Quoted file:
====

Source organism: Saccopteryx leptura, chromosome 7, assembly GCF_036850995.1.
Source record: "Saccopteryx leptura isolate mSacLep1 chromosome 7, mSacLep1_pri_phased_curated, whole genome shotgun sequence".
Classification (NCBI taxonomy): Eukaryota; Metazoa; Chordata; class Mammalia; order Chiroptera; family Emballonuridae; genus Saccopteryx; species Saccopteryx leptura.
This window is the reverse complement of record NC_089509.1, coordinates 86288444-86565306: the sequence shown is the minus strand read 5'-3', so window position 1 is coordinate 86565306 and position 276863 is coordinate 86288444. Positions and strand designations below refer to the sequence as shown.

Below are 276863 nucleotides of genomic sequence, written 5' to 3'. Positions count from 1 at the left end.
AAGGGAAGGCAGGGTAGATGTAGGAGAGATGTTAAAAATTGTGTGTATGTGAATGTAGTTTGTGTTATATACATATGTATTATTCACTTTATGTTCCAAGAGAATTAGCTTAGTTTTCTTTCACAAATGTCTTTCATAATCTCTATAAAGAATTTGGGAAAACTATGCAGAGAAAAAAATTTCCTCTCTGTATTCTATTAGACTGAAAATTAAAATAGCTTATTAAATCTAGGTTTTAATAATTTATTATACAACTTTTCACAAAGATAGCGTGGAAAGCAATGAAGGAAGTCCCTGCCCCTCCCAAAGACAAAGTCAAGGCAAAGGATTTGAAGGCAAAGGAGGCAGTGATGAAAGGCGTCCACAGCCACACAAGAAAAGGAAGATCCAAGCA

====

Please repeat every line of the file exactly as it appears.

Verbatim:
Source organism: Saccopteryx leptura, chromosome 7, assembly GCF_036850995.1.
Source record: "Saccopteryx leptura isolate mSacLep1 chromosome 7, mSacLep1_pri_phased_curated, whole genome shotgun sequence".
Classification (NCBI taxonomy): Eukaryota; Metazoa; Chordata; class Mammalia; order Chiroptera; family Emballonuridae; genus Saccopteryx; species Saccopteryx leptura.
This window is the reverse complement of record NC_089509.1, coordinates 86288444-86565306: the sequence shown is the minus strand read 5'-3', so window position 1 is coordinate 86565306 and position 276863 is coordinate 86288444. Positions and strand designations below refer to the sequence as shown.

Below are 276863 nucleotides of genomic sequence, written 5' to 3'. Positions count from 1 at the left end.
AAGGGAAGGCAGGGTAGATGTAGGAGAGATGTTAAAAATTGTGTGTATGTGAATGTAGTTTGTGTTATATACATATGTATTATTCACTTTATGTTCCAAGAGAATTAGCTTAGTTTTCTTTCACAAATGTCTTTCATAATCTCTATAAAGAATTTGGGAAAACTATGCAGAGAAAAAAATTTCCTCTCTGTATTCTATTAGACTGAAAATTAAAATAGCTTATTAAATCTAGGTTTTAATAATTTATTATACAACTTTTCACAAAGATAGCGTGGAAAGCAATGAAGGAAGTCCCTGCCCCTCCCAAAGACAAAGTCAAGGCAAAGGATTTGAAGGCAAAGGAGGCAGTGATGAAAGGCGTCCACAGCCACACAAGAAAAGGAAGATCCAAGCA